My grandmother is infamous in our family for her dining table etiquette. I recently read an article about what’s wrong and right to discuss at the table, and if we leave it up to her, she will always fall 100% on the wrong side of pleasant decorum. You see, for the past 20 years at least, we haven’t eaten dessert without talking about what’s going to happen when Grandma dies.

Growing up, we had this conversation so often that I was accustomed to the candid way she would prematurely divvy out her beloved china, furniture, collectibles and precious family jewels. Now, I realize other families weren’t having conversations like this on a regular basis. But I hadn’t seen how startling it could be until my brother and I brought home our future spouses and Grandma started the conversation with “when I expire…”

If they hadn’t been trapped by having no ride home, their first holiday dinner would’ve been cut short quicker than you can say “family heirlooms” or “fine linens.”

I’m thankful to my grandmother for her devotion, albeit frank, way of handling matters of life and death. She wants to make sure her loved ones are taken care of, and that the things that represent her and our family’s most precious memories are preserved and shared by generations to come.

One of my favorite parts of working at Camp Fire is the long legacy of great stories that our alumni share. When we were gearing up for the Alumni Reunion in April, one proud grandmother shared that she would be attending the reunion as a former Blue Bird, along with her daughter who is an El Tesoro alum and grandchild who is a current camper. Sharing the experience of Camp El Tesoro has reached across decades of generational differences for her family, and tied them even closer together by their precious memories. This is a remarkable story about the long-lasting impact of Camp El Tesoro, but not an unusual one.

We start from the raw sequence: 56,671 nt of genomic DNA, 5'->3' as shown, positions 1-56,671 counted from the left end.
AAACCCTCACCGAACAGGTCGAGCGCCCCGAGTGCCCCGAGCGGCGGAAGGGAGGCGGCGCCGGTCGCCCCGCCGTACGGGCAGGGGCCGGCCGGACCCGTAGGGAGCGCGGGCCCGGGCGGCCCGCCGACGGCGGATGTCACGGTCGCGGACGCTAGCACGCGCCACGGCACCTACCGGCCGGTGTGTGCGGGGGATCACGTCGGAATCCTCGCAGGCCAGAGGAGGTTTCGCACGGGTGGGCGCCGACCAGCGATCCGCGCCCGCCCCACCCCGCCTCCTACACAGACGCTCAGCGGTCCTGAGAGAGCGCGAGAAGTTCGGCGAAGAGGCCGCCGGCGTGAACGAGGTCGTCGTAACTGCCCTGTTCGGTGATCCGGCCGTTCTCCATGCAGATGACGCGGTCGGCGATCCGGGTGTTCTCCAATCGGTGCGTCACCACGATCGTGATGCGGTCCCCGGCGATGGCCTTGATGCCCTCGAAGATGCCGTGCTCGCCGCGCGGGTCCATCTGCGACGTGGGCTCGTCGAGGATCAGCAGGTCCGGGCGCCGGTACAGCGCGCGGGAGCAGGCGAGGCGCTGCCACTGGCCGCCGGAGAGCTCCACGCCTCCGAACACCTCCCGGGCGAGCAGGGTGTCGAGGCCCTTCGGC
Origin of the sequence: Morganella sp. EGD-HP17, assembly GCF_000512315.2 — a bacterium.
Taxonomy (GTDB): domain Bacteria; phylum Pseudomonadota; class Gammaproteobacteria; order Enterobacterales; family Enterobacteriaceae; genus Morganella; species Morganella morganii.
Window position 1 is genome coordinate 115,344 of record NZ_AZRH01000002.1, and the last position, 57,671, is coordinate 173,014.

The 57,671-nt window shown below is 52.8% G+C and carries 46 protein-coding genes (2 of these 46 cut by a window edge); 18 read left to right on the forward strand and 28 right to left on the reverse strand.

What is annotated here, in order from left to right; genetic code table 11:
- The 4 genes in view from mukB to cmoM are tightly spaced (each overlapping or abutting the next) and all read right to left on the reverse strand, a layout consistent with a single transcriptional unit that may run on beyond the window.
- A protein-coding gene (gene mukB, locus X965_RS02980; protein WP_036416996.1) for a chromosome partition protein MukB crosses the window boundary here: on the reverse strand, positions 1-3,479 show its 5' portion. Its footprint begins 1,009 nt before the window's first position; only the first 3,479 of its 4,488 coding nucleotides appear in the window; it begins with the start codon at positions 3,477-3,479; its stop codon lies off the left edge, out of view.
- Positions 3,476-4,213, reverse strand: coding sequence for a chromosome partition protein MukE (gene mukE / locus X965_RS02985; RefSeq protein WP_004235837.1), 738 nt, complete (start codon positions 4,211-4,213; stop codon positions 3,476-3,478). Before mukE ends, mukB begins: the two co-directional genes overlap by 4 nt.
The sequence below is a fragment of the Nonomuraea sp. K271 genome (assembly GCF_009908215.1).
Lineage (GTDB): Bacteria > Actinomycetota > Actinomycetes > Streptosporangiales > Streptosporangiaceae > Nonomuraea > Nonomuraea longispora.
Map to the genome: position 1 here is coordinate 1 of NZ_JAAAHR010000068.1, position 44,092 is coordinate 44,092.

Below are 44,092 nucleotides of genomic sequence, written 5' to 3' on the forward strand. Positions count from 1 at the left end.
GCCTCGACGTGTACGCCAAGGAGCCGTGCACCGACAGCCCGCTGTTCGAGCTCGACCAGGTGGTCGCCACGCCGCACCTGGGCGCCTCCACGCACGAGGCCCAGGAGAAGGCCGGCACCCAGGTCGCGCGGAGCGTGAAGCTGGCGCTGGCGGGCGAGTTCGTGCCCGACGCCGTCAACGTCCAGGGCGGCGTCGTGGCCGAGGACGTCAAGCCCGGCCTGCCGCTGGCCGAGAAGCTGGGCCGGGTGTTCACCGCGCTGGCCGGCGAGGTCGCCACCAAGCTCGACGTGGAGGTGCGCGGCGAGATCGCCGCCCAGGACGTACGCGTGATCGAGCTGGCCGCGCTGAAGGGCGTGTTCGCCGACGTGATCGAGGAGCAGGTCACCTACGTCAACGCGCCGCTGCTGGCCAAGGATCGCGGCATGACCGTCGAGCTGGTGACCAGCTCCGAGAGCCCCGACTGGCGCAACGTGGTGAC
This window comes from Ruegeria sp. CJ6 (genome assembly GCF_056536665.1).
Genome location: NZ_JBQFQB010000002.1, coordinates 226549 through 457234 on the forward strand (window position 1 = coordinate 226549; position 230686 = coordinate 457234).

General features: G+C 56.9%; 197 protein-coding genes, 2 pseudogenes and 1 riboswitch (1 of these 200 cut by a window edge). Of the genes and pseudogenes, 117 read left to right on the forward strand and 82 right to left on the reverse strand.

Camp Fire has grown generations of supporters from Camp El Tesoro, the Child Development Center, and after school programs. I’m one of the privileged staff to be on the listening-end of childhood tales from supporters in North Texas, but also from states from coast-to-coast.

Not unlike my grandmother, there are Camp Fire grandparents and parents who want to make sure their precious jewels—like the experience of Camp El Tesoro—will be passed down in their family for years to come.

Simply, that is the definition of a planned gift: a promise to preserve and support Camp Fire programs, for generations to come. It is a legacy you create now, that will make an impact after your passing. A planned gift combines your desire to share the experience of Camp Fire with your overall financial, tax, and estate planning goals. You will plan ahead to make sure your family receives your most meaningful “things”, and if one of those things is the experience of Camp Fire, then it’s no-brainer to give that gift to your children for tomorrow.

Although I live far from Grandma now, we keep in touch with weekly calls, and this past month we were fortunate to visit her for lunch. Of course, the subject of when Grandma “expires” was part of our conversation. She did assure me, however, it’s going to be a while. After all, she is only 86, so we’ve got another 20 years or so to keep talking about it.

Have you considered how you help ensure that children experience the joy of Camp El Tesoro for years to come? If you are interested in making a planned gift, please contact Christina Middlebrook at 817-231-2111 or contact us to learn more.

Chloe Rodriguez is the Development Manager at Camp Fire First Texas. Seasoned in development and fundraising, she has worked with The John Cooper School, CASA of Travis County and the Down Syndrome Association of Central Texas. Chloe holds a Bachelor of Science in Mass Communication from Kansas State University and a Masters of Public Service and Administration from Texas A&M University.